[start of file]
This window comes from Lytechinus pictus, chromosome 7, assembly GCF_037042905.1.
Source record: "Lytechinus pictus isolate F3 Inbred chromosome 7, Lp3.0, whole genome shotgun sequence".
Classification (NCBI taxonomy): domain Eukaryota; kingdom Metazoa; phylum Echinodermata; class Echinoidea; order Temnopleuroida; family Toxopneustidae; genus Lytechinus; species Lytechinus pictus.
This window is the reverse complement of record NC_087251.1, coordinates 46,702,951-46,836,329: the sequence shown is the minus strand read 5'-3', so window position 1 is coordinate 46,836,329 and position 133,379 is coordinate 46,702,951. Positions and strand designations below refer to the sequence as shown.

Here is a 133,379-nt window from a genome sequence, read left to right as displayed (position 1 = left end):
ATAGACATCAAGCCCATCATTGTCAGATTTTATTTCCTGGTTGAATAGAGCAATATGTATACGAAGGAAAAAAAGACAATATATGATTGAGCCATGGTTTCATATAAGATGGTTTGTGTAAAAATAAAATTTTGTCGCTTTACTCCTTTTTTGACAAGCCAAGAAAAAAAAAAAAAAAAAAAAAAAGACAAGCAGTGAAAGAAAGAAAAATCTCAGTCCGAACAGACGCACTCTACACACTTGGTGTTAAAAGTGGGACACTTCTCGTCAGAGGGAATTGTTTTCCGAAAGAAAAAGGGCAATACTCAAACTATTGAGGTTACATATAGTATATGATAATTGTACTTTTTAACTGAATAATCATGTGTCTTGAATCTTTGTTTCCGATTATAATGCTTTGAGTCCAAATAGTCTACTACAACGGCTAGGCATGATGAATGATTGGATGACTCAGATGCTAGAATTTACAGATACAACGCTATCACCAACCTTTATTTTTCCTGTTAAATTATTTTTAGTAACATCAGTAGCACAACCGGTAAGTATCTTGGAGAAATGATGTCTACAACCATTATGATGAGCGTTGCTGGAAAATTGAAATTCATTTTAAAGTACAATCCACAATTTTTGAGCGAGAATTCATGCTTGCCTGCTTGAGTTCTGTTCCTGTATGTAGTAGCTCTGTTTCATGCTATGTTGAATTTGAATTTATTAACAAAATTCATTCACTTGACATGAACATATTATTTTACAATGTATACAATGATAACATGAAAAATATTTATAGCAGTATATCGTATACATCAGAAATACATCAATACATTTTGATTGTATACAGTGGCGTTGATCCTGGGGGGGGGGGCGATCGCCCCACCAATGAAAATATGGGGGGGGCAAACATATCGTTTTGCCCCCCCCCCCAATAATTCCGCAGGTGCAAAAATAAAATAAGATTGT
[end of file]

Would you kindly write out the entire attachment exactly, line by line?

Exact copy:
This window comes from Lytechinus pictus, chromosome 7, assembly GCF_037042905.1.
Source record: "Lytechinus pictus isolate F3 Inbred chromosome 7, Lp3.0, whole genome shotgun sequence".
Classification (NCBI taxonomy): domain Eukaryota; kingdom Metazoa; phylum Echinodermata; class Echinoidea; order Temnopleuroida; family Toxopneustidae; genus Lytechinus; species Lytechinus pictus.
This window is the reverse complement of record NC_087251.1, coordinates 46,702,951-46,836,329: the sequence shown is the minus strand read 5'-3', so window position 1 is coordinate 46,836,329 and position 133,379 is coordinate 46,702,951. Positions and strand designations below refer to the sequence as shown.

Here is a 133,379-nt window from a genome sequence, read left to right as displayed (position 1 = left end):
ATAGACATCAAGCCCATCATTGTCAGATTTTATTTCCTGGTTGAATAGAGCAATATGTATACGAAGGAAAAAAAGACAATATATGATTGAGCCATGGTTTCATATAAGATGGTTTGTGTAAAAATAAAATTTTGTCGCTTTACTCCTTTTTTGACAAGCCAAGAAAAAAAAAAAAAAAAAAAAAAAGACAAGCAGTGAAAGAAAGAAAAATCTCAGTCCGAACAGACGCACTCTACACACTTGGTGTTAAAAGTGGGACACTTCTCGTCAGAGGGAATTGTTTTCCGAAAGAAAAAGGGCAATACTCAAACTATTGAGGTTACATATAGTATATGATAATTGTACTTTTTAACTGAATAATCATGTGTCTTGAATCTTTGTTTCCGATTATAATGCTTTGAGTCCAAATAGTCTACTACAACGGCTAGGCATGATGAATGATTGGATGACTCAGATGCTAGAATTTACAGATACAACGCTATCACCAACCTTTATTTTTCCTGTTAAATTATTTTTAGTAACATCAGTAGCACAACCGGTAAGTATCTTGGAGAAATGATGTCTACAACCATTATGATGAGCGTTGCTGGAAAATTGAAATTCATTTTAAAGTACAATCCACAATTTTTGAGCGAGAATTCATGCTTGCCTGCTTGAGTTCTGTTCCTGTATGTAGTAGCTCTGTTTCATGCTATGTTGAATTTGAATTTATTAACAAAATTCATTCACTTGACATGAACATATTATTTTACAATGTATACAATGATAACATGAAAAATATTTATAGCAGTATATCGTATACATCAGAAATACATCAATACATTTTGATTGTATACAGTGGCGTTGATCCTGGGGGGGGGGGCGATCGCCCCACCAATGAAAATATGGGGGGGGCAAACATATCGTTTTGCCCCCCCCCCCAATAATTCCGCAGGTGCAAAAATAAAATAAGATTGT